Based on the above analysis, it is apparent that a security specialist would be expected to be well versed and experienced in project management risks and security threats. The possession of these skills would serve as guidance in the formulation of subsequent project management security systems. In this context, one of the most fundamental skills that the security specialist must pose is an understanding of project management. As such, in this context, a clear and informed understanding of the project management process would ensure that the security specialists are able to fundamentally and critically evaluate organisational projects. This includes the use of key project management tools such as PERT and Gantt charts. In a proactive security systems development, the specialists would rely on the use of such tools to proactively anticipate and identify potential security risks and threats respectively.

However, besides the possession of the project management and security analysis skills, the security specialists must possess key relational ad team working skills. In this case, it is not possible to develop such systems evaluations and security systems designs in isolation as individuals. However, such specialists are expected to function and operate in teams in the design of the relevant security systems in the market. Therefore, in order to make such teams functional and effective, it is vital that each of the selected security specialists possess the right team working and relational skills. Through the development of this strategic skills, the risk of repeated and numerous team conflicts that delay and lower team effectiveness and performances are reduced over the long run period.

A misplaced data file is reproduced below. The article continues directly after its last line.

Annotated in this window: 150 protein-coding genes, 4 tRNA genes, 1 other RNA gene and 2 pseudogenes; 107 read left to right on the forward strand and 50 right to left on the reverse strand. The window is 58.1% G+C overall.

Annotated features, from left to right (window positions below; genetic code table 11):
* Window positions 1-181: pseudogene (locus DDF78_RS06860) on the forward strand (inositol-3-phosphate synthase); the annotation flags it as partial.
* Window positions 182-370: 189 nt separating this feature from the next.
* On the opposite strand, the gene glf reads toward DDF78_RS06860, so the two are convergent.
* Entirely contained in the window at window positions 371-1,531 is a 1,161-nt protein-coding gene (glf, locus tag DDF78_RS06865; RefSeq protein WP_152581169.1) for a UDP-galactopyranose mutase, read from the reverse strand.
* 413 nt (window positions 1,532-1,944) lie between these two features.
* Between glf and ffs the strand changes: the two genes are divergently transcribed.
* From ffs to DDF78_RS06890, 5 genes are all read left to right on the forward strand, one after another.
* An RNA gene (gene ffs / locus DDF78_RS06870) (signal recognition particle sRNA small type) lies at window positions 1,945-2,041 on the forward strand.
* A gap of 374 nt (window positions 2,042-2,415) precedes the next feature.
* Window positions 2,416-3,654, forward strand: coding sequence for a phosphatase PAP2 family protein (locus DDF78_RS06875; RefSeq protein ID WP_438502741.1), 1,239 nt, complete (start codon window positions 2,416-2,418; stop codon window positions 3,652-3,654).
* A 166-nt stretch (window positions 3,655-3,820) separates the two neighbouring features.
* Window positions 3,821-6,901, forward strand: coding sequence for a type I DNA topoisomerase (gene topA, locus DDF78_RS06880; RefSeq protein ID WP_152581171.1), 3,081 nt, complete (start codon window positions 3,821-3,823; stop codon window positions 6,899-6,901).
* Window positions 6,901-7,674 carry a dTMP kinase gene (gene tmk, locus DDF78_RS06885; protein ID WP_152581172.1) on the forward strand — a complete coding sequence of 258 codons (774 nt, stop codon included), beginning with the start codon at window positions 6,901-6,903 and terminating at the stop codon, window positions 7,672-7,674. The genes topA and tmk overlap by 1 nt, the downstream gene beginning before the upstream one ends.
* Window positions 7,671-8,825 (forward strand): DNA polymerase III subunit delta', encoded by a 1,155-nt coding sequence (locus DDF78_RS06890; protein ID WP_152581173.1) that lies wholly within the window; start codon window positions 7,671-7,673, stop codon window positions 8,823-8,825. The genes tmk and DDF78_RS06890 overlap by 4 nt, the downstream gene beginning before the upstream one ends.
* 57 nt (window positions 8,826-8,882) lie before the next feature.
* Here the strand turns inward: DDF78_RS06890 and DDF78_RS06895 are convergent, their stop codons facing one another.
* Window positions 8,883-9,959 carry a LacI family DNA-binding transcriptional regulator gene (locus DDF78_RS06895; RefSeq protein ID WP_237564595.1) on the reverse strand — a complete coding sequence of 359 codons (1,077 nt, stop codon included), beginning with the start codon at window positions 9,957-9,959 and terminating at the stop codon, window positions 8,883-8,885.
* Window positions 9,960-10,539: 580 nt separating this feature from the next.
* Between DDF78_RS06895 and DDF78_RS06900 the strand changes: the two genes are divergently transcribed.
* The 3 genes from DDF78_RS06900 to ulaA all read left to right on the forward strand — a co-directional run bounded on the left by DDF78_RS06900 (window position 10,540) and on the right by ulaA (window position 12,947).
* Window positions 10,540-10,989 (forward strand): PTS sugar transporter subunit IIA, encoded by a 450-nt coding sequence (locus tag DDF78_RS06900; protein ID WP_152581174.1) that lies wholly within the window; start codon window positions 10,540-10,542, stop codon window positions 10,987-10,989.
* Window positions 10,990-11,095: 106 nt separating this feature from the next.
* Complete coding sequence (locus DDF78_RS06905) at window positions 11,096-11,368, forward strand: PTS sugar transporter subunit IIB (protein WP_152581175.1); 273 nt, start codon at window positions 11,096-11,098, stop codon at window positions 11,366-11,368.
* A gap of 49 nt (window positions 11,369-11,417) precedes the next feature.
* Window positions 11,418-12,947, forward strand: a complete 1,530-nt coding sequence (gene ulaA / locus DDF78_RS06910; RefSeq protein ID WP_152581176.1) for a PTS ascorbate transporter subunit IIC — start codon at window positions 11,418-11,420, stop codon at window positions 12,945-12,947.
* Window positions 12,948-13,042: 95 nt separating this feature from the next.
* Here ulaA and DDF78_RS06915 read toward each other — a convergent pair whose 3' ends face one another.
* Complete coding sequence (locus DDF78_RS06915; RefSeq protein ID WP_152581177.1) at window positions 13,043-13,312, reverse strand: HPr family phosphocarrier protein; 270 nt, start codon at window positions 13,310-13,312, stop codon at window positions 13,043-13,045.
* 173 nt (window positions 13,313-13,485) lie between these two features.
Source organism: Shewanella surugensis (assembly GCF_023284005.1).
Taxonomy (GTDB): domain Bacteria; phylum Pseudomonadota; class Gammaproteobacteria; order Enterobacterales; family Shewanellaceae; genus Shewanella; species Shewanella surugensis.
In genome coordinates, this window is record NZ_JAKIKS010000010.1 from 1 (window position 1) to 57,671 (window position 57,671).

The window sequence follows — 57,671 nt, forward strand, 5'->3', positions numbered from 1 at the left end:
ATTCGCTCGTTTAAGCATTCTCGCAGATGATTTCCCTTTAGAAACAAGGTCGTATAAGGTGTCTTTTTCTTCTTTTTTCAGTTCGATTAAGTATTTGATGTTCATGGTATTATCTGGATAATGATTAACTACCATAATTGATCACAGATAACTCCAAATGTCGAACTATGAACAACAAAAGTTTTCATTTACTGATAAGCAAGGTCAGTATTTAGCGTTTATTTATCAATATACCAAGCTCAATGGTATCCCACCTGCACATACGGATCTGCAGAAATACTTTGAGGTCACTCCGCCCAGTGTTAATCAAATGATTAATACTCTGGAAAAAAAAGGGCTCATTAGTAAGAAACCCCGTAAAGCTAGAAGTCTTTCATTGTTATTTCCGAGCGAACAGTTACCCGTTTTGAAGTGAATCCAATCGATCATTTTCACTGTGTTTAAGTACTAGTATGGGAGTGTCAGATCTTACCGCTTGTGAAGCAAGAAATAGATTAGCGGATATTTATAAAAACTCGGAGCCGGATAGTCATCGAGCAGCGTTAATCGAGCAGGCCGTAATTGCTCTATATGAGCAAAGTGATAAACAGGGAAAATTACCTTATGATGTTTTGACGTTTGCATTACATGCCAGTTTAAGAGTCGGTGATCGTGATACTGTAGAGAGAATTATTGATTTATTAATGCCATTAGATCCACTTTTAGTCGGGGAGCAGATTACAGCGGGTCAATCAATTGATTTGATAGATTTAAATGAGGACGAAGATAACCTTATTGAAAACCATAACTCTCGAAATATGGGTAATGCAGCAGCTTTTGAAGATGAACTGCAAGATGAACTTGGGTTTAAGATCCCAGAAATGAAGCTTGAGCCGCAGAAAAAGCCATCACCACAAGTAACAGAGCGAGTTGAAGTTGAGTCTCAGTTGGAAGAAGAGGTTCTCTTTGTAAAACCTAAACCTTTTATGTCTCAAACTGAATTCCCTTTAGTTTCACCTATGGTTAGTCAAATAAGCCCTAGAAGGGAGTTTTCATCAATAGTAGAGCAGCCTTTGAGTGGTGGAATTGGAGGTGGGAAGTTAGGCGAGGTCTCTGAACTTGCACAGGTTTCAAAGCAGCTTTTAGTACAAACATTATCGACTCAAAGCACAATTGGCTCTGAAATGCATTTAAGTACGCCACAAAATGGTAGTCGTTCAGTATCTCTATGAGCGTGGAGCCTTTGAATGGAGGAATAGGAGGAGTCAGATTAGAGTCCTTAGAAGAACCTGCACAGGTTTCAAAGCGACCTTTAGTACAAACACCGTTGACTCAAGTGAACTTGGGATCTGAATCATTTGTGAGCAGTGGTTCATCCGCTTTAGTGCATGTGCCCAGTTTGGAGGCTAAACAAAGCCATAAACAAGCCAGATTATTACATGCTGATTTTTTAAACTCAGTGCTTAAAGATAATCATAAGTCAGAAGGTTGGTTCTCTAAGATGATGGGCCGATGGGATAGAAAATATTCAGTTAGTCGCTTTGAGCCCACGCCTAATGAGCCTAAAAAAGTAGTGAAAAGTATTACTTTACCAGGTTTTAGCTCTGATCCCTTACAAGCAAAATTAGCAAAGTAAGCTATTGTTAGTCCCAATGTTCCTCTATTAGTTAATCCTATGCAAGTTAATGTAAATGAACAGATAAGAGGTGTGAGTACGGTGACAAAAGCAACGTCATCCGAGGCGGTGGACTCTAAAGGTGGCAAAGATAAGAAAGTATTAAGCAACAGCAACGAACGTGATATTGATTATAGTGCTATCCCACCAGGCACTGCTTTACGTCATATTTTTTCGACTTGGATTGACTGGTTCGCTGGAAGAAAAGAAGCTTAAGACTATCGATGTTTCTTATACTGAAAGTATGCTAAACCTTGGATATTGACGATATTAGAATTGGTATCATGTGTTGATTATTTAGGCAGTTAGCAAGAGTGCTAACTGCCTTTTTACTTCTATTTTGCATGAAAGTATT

Senior VP, Head of Security Management-Corporate Banking

This is a security position that is involved in ensuring security in the financial corporate industry in the market. A number of theoretical underpinnings can be applied to understand and explain why the position is relevant in the corporate banking industry, as well as the rationale and need for special skills and requisite personalities of the involved persons. In order to explain this position rationale, it is best to reflect back to the 2008 global financial crisis analysis. Post evaluation reviews and studies have established that one of the causes of the GFC in 2008 was the lack of proper security systems, especially with regard to internal operational risks and failures in the market. In this regard, most of the organisations in the financial industry faced the security threat on the lack of credit repayments and well as failing liquidity stability in the market. Similarly, some of the organisations failed due to a lack of proper ICT system that could evaluate and monitor the market operations in the market. Therefore, in order to ensure that the financial sector players do not fall back to this security risk into the future is through the establishment of a security function (Federrath & Gollmann, 2015). In this case, the security function is offered a high status in the financial industry to the extent that they have a high recognition where the head of the function is a company VP in the banking industry.